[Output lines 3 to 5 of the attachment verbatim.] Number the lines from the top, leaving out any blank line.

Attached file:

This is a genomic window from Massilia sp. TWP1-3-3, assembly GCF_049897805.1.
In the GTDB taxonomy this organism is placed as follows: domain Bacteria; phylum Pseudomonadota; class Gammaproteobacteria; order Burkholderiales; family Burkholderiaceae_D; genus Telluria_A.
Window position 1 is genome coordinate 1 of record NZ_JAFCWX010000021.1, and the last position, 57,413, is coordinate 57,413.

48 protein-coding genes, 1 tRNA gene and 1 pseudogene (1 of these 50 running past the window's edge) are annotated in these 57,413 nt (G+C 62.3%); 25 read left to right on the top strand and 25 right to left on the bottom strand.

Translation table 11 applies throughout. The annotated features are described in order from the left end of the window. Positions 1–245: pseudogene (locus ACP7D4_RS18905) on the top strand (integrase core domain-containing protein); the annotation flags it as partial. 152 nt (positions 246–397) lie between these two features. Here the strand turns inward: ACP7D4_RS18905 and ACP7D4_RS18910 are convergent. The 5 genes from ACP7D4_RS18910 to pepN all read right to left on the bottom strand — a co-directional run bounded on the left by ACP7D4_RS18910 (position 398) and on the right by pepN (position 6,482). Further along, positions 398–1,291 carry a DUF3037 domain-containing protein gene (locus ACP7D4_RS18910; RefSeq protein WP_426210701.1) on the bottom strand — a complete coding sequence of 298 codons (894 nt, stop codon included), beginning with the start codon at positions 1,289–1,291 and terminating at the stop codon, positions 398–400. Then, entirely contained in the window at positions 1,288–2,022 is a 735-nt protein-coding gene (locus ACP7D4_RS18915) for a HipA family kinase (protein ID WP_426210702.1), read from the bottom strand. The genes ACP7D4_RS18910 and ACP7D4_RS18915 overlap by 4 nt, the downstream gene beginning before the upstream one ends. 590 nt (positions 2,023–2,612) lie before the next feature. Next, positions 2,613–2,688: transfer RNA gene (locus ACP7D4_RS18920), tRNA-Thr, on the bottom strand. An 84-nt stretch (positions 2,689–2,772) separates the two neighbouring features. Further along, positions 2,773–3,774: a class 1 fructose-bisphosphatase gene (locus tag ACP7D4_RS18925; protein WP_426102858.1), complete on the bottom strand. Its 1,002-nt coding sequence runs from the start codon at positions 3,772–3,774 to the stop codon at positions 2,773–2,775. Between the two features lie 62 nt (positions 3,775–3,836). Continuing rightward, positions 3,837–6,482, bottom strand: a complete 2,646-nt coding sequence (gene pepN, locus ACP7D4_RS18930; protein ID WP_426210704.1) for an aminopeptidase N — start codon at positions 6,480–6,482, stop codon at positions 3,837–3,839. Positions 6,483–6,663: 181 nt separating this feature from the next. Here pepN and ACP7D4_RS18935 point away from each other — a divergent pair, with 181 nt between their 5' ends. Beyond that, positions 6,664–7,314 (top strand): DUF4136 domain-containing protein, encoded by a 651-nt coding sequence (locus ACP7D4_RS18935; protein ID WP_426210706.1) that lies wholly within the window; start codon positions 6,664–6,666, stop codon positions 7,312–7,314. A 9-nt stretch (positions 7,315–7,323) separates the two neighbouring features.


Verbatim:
Window position 1 is genome coordinate 1 of record NZ_JAFCWX010000021.1, and the last position, 57,413, is coordinate 57,413.

48 protein-coding genes, 1 tRNA gene and 1 pseudogene (1 of these 50 running past the window's edge) are annotated in these 57,413 nt (G+C 62.3%); 25 read left to right on the top strand and 25 right to left on the bottom strand.

Translation table 11 applies throughout. The annotated features are described in order from the left end of the window. Positions 1–245: pseudogene (locus ACP7D4_RS18905) on the top strand (integrase core domain-containing protein); the annotation flags it as partial. 152 nt (positions 246–397) lie between these two features. Here the strand turns inward: ACP7D4_RS18905 and ACP7D4_RS18910 are convergent. The 5 genes from ACP7D4_RS18910 to pepN all read right to left on the bottom strand — a co-directional run bounded on the left by ACP7D4_RS18910 (position 398) and on the right by pepN (position 6,482). Further along, positions 398–1,291 carry a DUF3037 domain-containing protein gene (locus ACP7D4_RS18910; RefSeq protein WP_426210701.1) on the bottom strand — a complete coding sequence of 298 codons (894 nt, stop codon included), beginning with the start codon at positions 1,289–1,291 and terminating at the stop codon, positions 398–400. Then, entirely contained in the window at positions 1,288–2,022 is a 735-nt protein-coding gene (locus ACP7D4_RS18915) for a HipA family kinase (protein ID WP_426210702.1), read from the bottom strand. The genes ACP7D4_RS18910 and ACP7D4_RS18915 overlap by 4 nt, the downstream gene beginning before the upstream one ends. 590 nt (positions 2,023–2,612) lie before the next feature. Next, positions 2,613–2,688: transfer RNA gene (locus ACP7D4_RS18920), tRNA-Thr, on the bottom strand. An 84-nt stretch (positions 2,689–2,772) separates the two neighbouring features. Further along, positions 2,773–3,774: a class 1 fructose-bisphosphatase gene (locus tag ACP7D4_RS18925; protein WP_426102858.1), complete on the bottom strand. Its 1,002-nt coding sequence runs from the start codon at positions 3,772–3,774 to the stop codon at positions 2,773–2,775. Between the two features lie 62 nt (positions 3,775–3,836). Continuing rightward, positions 3,837–6,482, bottom strand: a complete 2,646-nt coding sequence (gene pepN, locus ACP7D4_RS18930; protein ID WP_426210704.1) for an aminopeptidase N — start codon at positions 6,480–6,482, stop codon at positions 3,837–3,839. Positions 6,483–6,663: 181 nt separating this feature from the next. Here pepN and ACP7D4_RS18935 point away from each other — a divergent pair, with 181 nt between their 5' ends. Beyond that, positions 6,664–7,314 (top strand): DUF4136 domain-containing protein, encoded by a 651-nt coding sequence (locus ACP7D4_RS18935; protein ID WP_426210706.1) that lies wholly within the window; start codon positions 6,664–6,666, stop codon positions 7,312–7,314. A 9-nt stretch (positions 7,315–7,323) separates the two neighbouring features.